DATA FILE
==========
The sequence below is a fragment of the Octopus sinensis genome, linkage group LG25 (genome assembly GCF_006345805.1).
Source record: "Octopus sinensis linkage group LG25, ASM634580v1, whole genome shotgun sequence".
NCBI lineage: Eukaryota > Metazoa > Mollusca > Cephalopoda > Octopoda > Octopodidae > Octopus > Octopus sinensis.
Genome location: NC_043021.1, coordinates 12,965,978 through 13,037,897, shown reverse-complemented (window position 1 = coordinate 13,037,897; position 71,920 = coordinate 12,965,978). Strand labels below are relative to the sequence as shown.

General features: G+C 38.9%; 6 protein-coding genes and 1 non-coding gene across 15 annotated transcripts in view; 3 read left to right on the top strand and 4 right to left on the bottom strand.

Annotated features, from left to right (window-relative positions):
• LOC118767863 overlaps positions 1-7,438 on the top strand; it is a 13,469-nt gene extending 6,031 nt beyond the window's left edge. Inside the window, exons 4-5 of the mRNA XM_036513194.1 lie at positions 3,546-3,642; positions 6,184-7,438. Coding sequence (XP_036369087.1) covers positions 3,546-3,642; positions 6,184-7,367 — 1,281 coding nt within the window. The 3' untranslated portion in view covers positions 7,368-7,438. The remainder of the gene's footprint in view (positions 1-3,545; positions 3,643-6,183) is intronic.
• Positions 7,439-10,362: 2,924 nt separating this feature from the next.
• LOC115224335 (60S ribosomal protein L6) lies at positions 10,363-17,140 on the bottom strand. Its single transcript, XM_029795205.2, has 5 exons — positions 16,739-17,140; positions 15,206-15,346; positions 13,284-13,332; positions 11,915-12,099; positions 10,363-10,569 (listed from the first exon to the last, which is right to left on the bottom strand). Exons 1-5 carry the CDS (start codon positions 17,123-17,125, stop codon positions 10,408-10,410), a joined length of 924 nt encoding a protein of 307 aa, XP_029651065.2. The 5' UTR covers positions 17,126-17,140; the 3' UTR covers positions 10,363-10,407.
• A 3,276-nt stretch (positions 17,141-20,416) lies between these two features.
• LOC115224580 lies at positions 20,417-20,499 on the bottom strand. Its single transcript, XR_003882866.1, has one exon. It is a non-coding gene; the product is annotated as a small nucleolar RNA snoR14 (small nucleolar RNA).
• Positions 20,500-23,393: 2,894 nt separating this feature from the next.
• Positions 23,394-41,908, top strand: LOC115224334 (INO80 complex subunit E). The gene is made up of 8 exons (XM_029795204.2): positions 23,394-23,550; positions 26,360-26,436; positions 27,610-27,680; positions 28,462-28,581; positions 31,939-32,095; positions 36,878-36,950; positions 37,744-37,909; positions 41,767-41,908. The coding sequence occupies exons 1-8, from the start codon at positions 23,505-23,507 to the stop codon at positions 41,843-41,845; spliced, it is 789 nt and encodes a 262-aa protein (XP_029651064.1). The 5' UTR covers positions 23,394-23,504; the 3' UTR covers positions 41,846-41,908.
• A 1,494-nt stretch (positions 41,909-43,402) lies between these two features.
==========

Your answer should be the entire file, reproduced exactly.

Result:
The sequence below is a fragment of the Octopus sinensis genome, linkage group LG25 (genome assembly GCF_006345805.1).
Source record: "Octopus sinensis linkage group LG25, ASM634580v1, whole genome shotgun sequence".
NCBI lineage: Eukaryota > Metazoa > Mollusca > Cephalopoda > Octopoda > Octopodidae > Octopus > Octopus sinensis.
Genome location: NC_043021.1, coordinates 12,965,978 through 13,037,897, shown reverse-complemented (window position 1 = coordinate 13,037,897; position 71,920 = coordinate 12,965,978). Strand labels below are relative to the sequence as shown.

General features: G+C 38.9%; 6 protein-coding genes and 1 non-coding gene across 15 annotated transcripts in view; 3 read left to right on the top strand and 4 right to left on the bottom strand.

Annotated features, from left to right (window-relative positions):
• LOC118767863 overlaps positions 1-7,438 on the top strand; it is a 13,469-nt gene extending 6,031 nt beyond the window's left edge. Inside the window, exons 4-5 of the mRNA XM_036513194.1 lie at positions 3,546-3,642; positions 6,184-7,438. Coding sequence (XP_036369087.1) covers positions 3,546-3,642; positions 6,184-7,367 — 1,281 coding nt within the window. The 3' untranslated portion in view covers positions 7,368-7,438. The remainder of the gene's footprint in view (positions 1-3,545; positions 3,643-6,183) is intronic.
• Positions 7,439-10,362: 2,924 nt separating this feature from the next.
• LOC115224335 (60S ribosomal protein L6) lies at positions 10,363-17,140 on the bottom strand. Its single transcript, XM_029795205.2, has 5 exons — positions 16,739-17,140; positions 15,206-15,346; positions 13,284-13,332; positions 11,915-12,099; positions 10,363-10,569 (listed from the first exon to the last, which is right to left on the bottom strand). Exons 1-5 carry the CDS (start codon positions 17,123-17,125, stop codon positions 10,408-10,410), a joined length of 924 nt encoding a protein of 307 aa, XP_029651065.2. The 5' UTR covers positions 17,126-17,140; the 3' UTR covers positions 10,363-10,407.
• A 3,276-nt stretch (positions 17,141-20,416) lies between these two features.
• LOC115224580 lies at positions 20,417-20,499 on the bottom strand. Its single transcript, XR_003882866.1, has one exon. It is a non-coding gene; the product is annotated as a small nucleolar RNA snoR14 (small nucleolar RNA).
• Positions 20,500-23,393: 2,894 nt separating this feature from the next.
• Positions 23,394-41,908, top strand: LOC115224334 (INO80 complex subunit E). The gene is made up of 8 exons (XM_029795204.2): positions 23,394-23,550; positions 26,360-26,436; positions 27,610-27,680; positions 28,462-28,581; positions 31,939-32,095; positions 36,878-36,950; positions 37,744-37,909; positions 41,767-41,908. The coding sequence occupies exons 1-8, from the start codon at positions 23,505-23,507 to the stop codon at positions 41,843-41,845; spliced, it is 789 nt and encodes a 262-aa protein (XP_029651064.1). The 5' UTR covers positions 23,394-23,504; the 3' UTR covers positions 41,846-41,908.
• A 1,494-nt stretch (positions 41,909-43,402) lies between these two features.